POLITICAL pressure related to the floating of Eurobond led to the reopening of Anglo-leasing investigations and charges being brought even though nothing had changed in terms of evidence form 2006 when the files were closed, a former government bureaucrat has disclosed.
John Kamau Murugu who sat at the apex of the country’s treasury for 25 years told a magistrate that investigations only started in 2015 due to the Eurobond issue or else no charges would have been brought as there had been insufficient evidence since 2006.
He recalled that in 2006 there had been a proposal to prosecute the case(s) and then the director of KACC, now EACC, (rtd) justice Aaron Ringera “attempted to charge but the AG raised an issue and wanted certain issues fulfilled before the parties were taken to court.”
“The heat relating to the contracts went down until 2015 when the same charges that Ringera was stopped from prosecuting were reinstated,” Kamau said.
Refused to prosecute
He said it is the same documents that were to be used in prosecuting the case in 2006 that were resurrected in 2015.
“Nothing had really been concluded on these matters,” the prosecution witness restated.
He said he was aware the Attorney General refused to prosecute the case(s) and returned the files to EACC.
The period leading to the re-opening of the case file(s), the court heard, was directly linked to the Eurobond saga after Kenya was directed to repay its foreign debts before being illegible for loans.
Kamau said Anglo-leasing contracts were budgeted for,rescheduled as new loans in the Consolidated Funds Services(CFS) kitty, and approved by Parliament respectively.
He said state officials signed the contracts according to all provisions of the external loans and credit Act adding that the Auditor General had the final approval for payments.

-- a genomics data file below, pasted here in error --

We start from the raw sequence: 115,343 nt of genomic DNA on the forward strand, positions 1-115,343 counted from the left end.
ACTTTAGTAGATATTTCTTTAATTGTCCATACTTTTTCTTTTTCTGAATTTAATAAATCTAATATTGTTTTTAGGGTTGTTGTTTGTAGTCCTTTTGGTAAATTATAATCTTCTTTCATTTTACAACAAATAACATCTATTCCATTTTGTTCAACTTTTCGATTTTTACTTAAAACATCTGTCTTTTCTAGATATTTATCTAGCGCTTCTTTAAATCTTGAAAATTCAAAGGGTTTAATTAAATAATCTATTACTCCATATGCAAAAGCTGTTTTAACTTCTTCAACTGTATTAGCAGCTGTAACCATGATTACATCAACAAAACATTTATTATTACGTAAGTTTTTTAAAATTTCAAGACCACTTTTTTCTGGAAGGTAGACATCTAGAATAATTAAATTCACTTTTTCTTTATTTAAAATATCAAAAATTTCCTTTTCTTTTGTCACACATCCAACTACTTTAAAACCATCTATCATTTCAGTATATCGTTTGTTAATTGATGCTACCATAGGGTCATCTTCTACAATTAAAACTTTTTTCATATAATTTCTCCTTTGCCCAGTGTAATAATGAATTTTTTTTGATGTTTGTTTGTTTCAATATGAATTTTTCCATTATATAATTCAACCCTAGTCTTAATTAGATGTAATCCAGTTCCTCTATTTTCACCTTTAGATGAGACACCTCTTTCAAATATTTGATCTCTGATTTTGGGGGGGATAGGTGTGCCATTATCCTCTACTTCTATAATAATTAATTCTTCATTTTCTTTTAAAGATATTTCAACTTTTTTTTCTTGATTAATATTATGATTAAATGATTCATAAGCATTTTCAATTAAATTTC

The witness said PriceWaterHouse(PwC) was contracted by Treasury at the height of investigations and that he was aware its sourcing kicked off a storm that landed in court and the audit firms report quashed from proceedings.
“I know the matter went to court and the report could later not be used,” the witness said adding that he had no evidence to show of “irregularities and illegalities in the contracts.”
Kamau said he had not joined the Treasury juggernaut when most of the contracts in question had been entered into but he saw the paper trail.
The technocrat said he would not be authoritative on matters that arose before he took office.
“These were issues of budget…I was not there but I saw,” he said.
He said the Controller and Auditor General(CAG) approved all payments.
Kamau said the Angloleasing investigations were marred with challenges including the leaving of office of people who formally handled the documents involved.The documents were not available in originals, they were either lost, or the people concerned were afraid to give them out, and of course…the time factor was also an issue, he said.
He clarified that Angloleasing was generic term and did not refer to any contract in particular.
Kamau said he had neither had a shred of evidence of irregularity nor illegality in the Info-talent case in question and was aware that the PwC audit had been, and remains quashed, to date.
Hearing continues on March 14 2019.